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Consider the following number:

$R=\frac{1}{9}\sum^\infty_{n=1} 10^{-\frac{n\left(n+1\right)}{2}}\left(10^n-1\right)\left(n\left(\operatorname{mod}10\right)\right)$

=0.122333444455555666666777777788888888999999999000000000011111111111222222222222333333333333344444444444444555555555555555666666666666666677777777777777777888888888888888888999999999999999999900000000000000000000...

which is formed by concatenating $n$ copies of $n\left(\operatorname{mod}10\right)$ after $0$.

The long sequences of repeating digits allow better and better rational approximations as the lengths of repeating digit blocks grow. Can this be a basis to prove this number transcendental?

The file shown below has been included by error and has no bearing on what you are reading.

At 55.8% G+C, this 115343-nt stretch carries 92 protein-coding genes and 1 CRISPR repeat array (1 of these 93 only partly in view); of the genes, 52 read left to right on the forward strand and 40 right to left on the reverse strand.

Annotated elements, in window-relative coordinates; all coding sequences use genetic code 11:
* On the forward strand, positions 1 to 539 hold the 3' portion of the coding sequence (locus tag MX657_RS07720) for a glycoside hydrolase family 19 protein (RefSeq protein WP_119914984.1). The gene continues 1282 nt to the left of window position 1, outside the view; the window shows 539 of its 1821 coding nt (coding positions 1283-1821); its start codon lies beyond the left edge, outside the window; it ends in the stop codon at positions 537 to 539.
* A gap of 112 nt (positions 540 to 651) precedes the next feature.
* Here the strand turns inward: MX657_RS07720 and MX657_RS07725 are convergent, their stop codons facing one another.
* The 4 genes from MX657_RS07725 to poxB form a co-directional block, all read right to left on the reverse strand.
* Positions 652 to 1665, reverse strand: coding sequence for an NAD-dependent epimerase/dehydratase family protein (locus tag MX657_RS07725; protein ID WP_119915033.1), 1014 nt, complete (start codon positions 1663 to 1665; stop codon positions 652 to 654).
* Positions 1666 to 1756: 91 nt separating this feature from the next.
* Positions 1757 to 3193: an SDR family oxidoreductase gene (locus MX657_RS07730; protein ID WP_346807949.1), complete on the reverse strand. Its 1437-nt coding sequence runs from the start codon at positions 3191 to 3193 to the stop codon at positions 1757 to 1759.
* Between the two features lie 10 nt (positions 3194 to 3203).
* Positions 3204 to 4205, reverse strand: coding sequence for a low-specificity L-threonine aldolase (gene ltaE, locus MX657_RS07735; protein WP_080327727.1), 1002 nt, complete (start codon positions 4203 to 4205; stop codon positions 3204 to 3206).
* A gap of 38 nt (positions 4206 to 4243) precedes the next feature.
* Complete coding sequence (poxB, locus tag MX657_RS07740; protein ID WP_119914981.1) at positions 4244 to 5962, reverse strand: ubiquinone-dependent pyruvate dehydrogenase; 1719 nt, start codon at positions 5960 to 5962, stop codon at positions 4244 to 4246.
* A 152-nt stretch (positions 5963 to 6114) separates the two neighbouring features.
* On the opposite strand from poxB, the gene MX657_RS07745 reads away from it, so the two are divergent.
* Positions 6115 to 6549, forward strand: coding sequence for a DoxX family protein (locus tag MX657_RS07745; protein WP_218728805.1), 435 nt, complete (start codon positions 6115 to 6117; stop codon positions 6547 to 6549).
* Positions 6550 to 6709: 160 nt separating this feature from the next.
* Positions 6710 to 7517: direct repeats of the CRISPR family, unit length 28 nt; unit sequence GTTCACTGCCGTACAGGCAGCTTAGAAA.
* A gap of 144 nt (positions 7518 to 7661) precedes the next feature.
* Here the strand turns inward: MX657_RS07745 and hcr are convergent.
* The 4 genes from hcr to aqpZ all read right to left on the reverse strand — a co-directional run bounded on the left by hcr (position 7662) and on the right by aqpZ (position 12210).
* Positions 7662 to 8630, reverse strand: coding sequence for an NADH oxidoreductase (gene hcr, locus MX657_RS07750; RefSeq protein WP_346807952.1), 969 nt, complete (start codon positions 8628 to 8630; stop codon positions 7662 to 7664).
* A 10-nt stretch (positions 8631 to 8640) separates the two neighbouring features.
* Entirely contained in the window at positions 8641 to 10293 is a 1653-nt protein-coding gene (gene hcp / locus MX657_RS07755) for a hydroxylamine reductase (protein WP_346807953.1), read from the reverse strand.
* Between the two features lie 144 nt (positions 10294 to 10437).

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    $\begingroup$ Maybe, Liouville's theorem or something similar can help here. $\endgroup$ – Peter May 29 at 16:52
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    $\begingroup$ The approximation doesn’t look nearly sharp enough to do this by irrationality measure. However, the exact value looks like it could be written down as a combination of theta values. There are transcendence results available for those, but I’m not aware of one that would handle combinations thereof. Maybe the binary version of this question is answerable though. $\endgroup$ – Erick Wong May 29 at 17:08

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